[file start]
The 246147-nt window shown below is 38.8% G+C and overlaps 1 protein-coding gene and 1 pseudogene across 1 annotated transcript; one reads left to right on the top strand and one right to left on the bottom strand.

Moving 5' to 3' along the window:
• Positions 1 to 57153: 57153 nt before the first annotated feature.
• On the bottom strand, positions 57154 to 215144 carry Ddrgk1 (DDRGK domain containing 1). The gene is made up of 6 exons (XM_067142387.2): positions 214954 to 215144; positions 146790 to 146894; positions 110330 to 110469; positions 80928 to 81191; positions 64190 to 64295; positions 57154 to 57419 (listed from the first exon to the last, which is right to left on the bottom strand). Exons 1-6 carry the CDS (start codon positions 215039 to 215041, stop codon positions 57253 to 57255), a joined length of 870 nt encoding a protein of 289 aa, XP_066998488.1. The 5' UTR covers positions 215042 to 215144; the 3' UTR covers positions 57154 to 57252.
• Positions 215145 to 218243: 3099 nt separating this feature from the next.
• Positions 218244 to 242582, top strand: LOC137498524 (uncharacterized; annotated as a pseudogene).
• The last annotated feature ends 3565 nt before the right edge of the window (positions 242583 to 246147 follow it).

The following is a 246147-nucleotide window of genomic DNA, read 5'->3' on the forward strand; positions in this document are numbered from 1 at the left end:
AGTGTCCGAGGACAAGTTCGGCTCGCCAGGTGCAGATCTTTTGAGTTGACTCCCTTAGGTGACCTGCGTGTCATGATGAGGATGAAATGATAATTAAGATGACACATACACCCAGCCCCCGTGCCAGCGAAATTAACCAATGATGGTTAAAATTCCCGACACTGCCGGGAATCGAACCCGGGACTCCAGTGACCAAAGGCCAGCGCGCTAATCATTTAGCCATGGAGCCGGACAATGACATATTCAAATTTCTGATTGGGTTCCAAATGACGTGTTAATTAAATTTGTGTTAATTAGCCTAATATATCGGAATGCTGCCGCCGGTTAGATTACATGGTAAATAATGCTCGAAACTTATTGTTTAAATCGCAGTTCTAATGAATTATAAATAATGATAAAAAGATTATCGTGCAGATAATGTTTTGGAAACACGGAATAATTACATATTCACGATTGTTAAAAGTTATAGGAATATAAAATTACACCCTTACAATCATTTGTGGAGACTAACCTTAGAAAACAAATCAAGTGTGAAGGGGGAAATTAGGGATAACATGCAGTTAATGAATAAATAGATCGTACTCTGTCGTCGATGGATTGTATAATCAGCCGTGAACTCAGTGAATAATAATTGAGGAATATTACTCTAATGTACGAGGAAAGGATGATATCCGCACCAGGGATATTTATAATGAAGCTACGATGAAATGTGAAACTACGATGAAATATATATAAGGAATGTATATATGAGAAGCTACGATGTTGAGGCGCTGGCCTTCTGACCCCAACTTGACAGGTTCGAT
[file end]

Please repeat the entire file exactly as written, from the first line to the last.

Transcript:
The 246147-nt window shown below is 38.8% G+C and overlaps 1 protein-coding gene and 1 pseudogene across 1 annotated transcript; one reads left to right on the top strand and one right to left on the bottom strand.

Moving 5' to 3' along the window:
• Positions 1 to 57153: 57153 nt before the first annotated feature.
• On the bottom strand, positions 57154 to 215144 carry Ddrgk1 (DDRGK domain containing 1). The gene is made up of 6 exons (XM_067142387.2): positions 214954 to 215144; positions 146790 to 146894; positions 110330 to 110469; positions 80928 to 81191; positions 64190 to 64295; positions 57154 to 57419 (listed from the first exon to the last, which is right to left on the bottom strand). Exons 1-6 carry the CDS (start codon positions 215039 to 215041, stop codon positions 57253 to 57255), a joined length of 870 nt encoding a protein of 289 aa, XP_066998488.1. The 5' UTR covers positions 215042 to 215144; the 3' UTR covers positions 57154 to 57252.
• Positions 215145 to 218243: 3099 nt separating this feature from the next.
• Positions 218244 to 242582, top strand: LOC137498524 (uncharacterized; annotated as a pseudogene).
• The last annotated feature ends 3565 nt before the right edge of the window (positions 242583 to 246147 follow it).

The following is a 246147-nucleotide window of genomic DNA, read 5'->3' on the forward strand; positions in this document are numbered from 1 at the left end:
AGTGTCCGAGGACAAGTTCGGCTCGCCAGGTGCAGATCTTTTGAGTTGACTCCCTTAGGTGACCTGCGTGTCATGATGAGGATGAAATGATAATTAAGATGACACATACACCCAGCCCCCGTGCCAGCGAAATTAACCAATGATGGTTAAAATTCCCGACACTGCCGGGAATCGAACCCGGGACTCCAGTGACCAAAGGCCAGCGCGCTAATCATTTAGCCATGGAGCCGGACAATGACATATTCAAATTTCTGATTGGGTTCCAAATGACGTGTTAATTAAATTTGTGTTAATTAGCCTAATATATCGGAATGCTGCCGCCGGTTAGATTACATGGTAAATAATGCTCGAAACTTATTGTTTAAATCGCAGTTCTAATGAATTATAAATAATGATAAAAAGATTATCGTGCAGATAATGTTTTGGAAACACGGAATAATTACATATTCACGATTGTTAAAAGTTATAGGAATATAAAATTACACCCTTACAATCATTTGTGGAGACTAACCTTAGAAAACAAATCAAGTGTGAAGGGGGAAATTAGGGATAACATGCAGTTAATGAATAAATAGATCGTACTCTGTCGTCGATGGATTGTATAATCAGCCGTGAACTCAGTGAATAATAATTGAGGAATATTACTCTAATGTACGAGGAAAGGATGATATCCGCACCAGGGATATTTATAATGAAGCTACGATGAAATGTGAAACTACGATGAAATATATATAAGGAATGTATATATGAGAAGCTACGATGTTGAGGCGCTGGCCTTCTGACCCCAACTTGACAGGTTCGAT